FRIDAY, Dec. 23, 2016 (HealthDay News) — Studies reporting pharmacological and adjuvant analgesic modalities for post-craniotomy pain control have significant divergence in their research methods, according to a review published online Dec. 20 in Pain Practice.
Georgia G. Tsaousi, M.D., Ph.D., from Aristotle University of Thessaloniki in Greece, and colleagues conducted a systematic review of the literature to report current clinical evidence relating to pharmacological and adjuvant analgesic modalities for post-craniotomy pain control. Nineteen randomized controlled trials (RCTs) with 1,805 patients were included.
The researchers found that quality of research methods was moderate to good for most of the studies. Fourteen RCTs assessed systemic pharmacological intervention. Superior pain relief was provided by opioids (five RCTs), with no significant side effects, but the study quality was low. Adequate craniotomy pain control was presented by diclofenac (three RCTs), without adverse effects, but there was no support for parecoxib. Adequate transitional analgesia was provided by dexmedetomidine (three RCTs), but further research is needed. Very limited data were available on the analgesic efficacy of gabapentin, pregabalin, and intravenous lidocaine (one RCT each). In the early postoperative period, scalp infiltration/block provided adequate analgesia (three RCTs), while more studies are needed to verify the analgesic benefit from nonpharmacological interventions (two RCTs).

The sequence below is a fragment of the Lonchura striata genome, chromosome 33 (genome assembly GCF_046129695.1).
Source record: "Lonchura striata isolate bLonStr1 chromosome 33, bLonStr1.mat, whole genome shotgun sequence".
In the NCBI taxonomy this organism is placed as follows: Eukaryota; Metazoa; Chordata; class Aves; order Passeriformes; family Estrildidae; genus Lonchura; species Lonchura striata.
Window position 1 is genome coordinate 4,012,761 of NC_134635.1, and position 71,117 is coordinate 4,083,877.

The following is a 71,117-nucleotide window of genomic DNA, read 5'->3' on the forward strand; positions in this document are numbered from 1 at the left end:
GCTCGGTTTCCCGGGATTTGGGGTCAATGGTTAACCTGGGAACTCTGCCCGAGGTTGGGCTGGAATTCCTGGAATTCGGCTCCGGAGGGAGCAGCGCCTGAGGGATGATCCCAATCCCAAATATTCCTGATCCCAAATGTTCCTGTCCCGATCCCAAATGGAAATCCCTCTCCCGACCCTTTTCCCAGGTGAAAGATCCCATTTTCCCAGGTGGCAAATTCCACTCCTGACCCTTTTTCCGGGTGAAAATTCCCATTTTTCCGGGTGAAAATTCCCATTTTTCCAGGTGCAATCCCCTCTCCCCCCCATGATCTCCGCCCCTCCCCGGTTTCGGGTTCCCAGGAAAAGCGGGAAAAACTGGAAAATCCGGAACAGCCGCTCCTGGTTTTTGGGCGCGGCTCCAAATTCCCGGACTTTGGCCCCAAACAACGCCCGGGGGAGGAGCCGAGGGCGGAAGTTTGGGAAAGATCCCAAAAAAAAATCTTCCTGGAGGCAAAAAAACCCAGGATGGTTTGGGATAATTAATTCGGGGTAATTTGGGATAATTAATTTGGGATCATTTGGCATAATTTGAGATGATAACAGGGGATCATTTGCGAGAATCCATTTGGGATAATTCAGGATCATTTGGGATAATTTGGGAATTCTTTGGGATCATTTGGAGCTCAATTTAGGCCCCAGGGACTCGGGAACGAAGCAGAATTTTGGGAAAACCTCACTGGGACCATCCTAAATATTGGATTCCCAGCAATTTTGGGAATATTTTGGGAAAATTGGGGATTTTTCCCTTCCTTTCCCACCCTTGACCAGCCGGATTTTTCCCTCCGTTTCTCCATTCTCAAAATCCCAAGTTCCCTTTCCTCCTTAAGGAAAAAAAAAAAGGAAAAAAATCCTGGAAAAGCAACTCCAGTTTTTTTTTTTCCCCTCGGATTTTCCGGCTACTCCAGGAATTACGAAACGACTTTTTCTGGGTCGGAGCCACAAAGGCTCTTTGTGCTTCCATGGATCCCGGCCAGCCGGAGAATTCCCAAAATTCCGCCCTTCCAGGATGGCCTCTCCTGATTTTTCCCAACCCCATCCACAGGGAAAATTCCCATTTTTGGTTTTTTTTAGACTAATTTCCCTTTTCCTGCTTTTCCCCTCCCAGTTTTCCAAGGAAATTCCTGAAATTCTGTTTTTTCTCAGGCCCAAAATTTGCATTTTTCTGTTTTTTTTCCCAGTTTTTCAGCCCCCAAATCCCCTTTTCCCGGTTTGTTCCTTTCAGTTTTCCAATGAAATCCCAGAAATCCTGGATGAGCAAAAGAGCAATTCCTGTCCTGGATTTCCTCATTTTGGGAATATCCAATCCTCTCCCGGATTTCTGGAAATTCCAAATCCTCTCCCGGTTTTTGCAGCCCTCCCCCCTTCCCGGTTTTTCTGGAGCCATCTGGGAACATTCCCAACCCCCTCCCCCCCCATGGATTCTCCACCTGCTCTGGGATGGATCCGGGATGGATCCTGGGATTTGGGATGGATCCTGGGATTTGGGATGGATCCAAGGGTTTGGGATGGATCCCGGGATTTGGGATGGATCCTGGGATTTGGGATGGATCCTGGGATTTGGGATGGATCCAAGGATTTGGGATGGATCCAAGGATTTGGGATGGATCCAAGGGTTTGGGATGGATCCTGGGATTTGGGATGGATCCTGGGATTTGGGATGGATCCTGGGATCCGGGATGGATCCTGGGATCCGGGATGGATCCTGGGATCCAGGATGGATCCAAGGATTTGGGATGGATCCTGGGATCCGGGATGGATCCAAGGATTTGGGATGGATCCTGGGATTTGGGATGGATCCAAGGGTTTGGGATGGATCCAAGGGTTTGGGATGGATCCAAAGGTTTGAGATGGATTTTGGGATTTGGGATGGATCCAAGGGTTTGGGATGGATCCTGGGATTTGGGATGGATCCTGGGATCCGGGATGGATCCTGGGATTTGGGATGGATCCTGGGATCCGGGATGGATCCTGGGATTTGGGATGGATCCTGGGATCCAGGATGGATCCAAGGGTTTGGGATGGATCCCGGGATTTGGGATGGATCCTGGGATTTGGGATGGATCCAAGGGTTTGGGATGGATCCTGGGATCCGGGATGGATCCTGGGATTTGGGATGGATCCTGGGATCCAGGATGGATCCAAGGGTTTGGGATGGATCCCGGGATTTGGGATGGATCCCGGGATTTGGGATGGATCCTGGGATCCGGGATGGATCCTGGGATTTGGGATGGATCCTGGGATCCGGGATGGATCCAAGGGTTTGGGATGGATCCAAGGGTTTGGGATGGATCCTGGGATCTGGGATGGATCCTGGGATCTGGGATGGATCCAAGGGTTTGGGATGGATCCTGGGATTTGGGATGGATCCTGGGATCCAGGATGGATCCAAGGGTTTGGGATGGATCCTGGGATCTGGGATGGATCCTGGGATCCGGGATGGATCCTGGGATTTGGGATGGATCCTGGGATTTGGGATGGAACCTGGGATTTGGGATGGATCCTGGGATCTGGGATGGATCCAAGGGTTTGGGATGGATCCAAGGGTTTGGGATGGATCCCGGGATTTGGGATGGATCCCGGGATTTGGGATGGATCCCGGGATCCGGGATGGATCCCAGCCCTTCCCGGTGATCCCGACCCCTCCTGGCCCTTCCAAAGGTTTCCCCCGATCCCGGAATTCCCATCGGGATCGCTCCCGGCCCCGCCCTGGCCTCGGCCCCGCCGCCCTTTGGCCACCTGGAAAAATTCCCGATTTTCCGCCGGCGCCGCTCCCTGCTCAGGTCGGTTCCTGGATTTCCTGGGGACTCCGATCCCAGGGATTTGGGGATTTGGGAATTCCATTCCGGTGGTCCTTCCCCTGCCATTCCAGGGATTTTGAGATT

“No definite recommendations can be made based on this systematic review of pharmacological interventions following craniotomy due to significant divergence in the methodology of available studies,” the authors write.
Copyright © 2016 HealthDay. All rights reserved.